One of my all-time favourite candid people photos, taken maybe a decade ago at Oakland Airport’s Old-T’s hangars. Lou — CDR Louis Fields, USN (Retd.) — was a flying mentor of mine who died a couple of years ago and had a great memorial send-off on the USS Hornet in Alameda. He’d served in WWII, so he wasn’t exactly young when I took this photo, but he was still mentally very sharp and physically active; he was just about to fly his little “Thunder Chicken” (a well-maintained Aeronca Champ fitted out with GPS, etc.) to Rio Vista. He’d just said something drily funny about my aerobatics flying — he was an accomplished aerobatics pilot as well as a senior flying instructor and FAA Designated Examiner (DE) — and I had my Nikon D100 handy, so I took this photo to poke fun at him (he was also kidding me about my wielding a camera around the hangars all afternoon).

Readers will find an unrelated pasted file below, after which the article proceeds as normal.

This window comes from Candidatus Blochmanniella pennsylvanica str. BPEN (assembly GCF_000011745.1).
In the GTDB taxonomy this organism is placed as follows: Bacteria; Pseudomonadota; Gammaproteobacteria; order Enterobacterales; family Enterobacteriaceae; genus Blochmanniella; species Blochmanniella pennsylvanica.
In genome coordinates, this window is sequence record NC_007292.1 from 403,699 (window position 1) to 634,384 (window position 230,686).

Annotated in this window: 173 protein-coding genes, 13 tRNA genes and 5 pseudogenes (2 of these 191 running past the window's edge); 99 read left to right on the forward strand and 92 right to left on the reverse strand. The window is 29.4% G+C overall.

The original image off the camera is of course in colour, but I’ve always presented the finished version in black and white, as I think that emphasises the wonderful strength and character of his face at this age — a face that could simultaneously deadpan a joke and express obvious amusement at something you’d just said, or that could look seriously serious if you did something stupidly wrong while he was in the instructor’s seat next to you as you were landing or something. I also think this image evokes something important about him for me that I really liked: an amused active tolerance for (or, more accurately, encouragement of) all sorts of views and people that you might not expect from an older Navy officer (anyone at his memorial service would have been impressed by the diversity of people there — in short, a typical Bay Area crowd…).
This picture brings him back very strongly for me — I can hear his distinctive voice whenever I look at it. I was particularly gratified that this image was used for the memorial service booklet.
For a slightly longer appreciation of Lou, see Lou Fields, RIP on my flying blog.